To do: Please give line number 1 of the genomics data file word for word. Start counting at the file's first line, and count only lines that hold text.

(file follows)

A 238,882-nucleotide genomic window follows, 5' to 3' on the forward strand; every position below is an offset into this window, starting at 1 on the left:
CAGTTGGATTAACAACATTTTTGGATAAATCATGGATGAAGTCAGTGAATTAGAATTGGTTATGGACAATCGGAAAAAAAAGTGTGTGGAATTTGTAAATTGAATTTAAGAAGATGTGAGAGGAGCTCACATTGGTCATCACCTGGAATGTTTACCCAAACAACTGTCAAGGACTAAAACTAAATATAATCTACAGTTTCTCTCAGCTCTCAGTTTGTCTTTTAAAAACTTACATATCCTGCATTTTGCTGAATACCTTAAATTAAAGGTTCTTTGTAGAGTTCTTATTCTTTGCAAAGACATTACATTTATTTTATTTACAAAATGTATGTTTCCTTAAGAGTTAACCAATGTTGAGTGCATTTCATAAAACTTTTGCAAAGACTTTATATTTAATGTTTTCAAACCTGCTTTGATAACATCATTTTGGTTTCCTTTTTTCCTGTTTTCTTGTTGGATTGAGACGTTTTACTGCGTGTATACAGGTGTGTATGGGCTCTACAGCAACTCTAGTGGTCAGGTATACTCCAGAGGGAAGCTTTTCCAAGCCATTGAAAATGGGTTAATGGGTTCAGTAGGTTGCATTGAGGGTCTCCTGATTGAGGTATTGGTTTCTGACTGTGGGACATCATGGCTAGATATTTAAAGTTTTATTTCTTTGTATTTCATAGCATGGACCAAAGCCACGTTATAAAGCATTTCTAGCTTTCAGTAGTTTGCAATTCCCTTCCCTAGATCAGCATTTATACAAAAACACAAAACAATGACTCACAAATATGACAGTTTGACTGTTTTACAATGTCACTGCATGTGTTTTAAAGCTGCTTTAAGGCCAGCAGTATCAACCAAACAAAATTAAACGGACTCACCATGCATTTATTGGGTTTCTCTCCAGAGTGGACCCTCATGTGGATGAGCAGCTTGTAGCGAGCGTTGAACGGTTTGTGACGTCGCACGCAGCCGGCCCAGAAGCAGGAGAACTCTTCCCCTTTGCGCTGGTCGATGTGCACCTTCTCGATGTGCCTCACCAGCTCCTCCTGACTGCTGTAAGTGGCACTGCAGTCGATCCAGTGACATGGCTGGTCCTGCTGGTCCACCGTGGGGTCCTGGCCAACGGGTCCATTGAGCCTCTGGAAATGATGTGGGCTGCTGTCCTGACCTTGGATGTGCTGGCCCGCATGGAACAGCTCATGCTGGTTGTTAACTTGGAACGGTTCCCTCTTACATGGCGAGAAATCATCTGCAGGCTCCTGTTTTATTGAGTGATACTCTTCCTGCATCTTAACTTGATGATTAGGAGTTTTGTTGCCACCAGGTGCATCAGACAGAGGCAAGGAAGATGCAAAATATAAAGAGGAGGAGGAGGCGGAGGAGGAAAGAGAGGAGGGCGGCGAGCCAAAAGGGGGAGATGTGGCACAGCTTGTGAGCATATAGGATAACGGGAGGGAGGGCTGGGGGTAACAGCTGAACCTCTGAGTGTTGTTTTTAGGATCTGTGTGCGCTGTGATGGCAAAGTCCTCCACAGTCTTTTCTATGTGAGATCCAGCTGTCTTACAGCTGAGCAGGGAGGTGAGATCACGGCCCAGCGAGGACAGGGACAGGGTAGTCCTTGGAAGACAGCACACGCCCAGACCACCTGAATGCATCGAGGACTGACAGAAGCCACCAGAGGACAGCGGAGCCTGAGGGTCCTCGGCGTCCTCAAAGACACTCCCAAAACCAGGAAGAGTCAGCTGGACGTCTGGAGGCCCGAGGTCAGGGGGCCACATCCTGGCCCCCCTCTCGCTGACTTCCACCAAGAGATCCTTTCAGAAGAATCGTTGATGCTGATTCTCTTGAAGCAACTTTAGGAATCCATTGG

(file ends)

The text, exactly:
A 238,882-nucleotide genomic window follows, 5' to 3' on the forward strand; every position below is an offset into this window, starting at 1 on the left: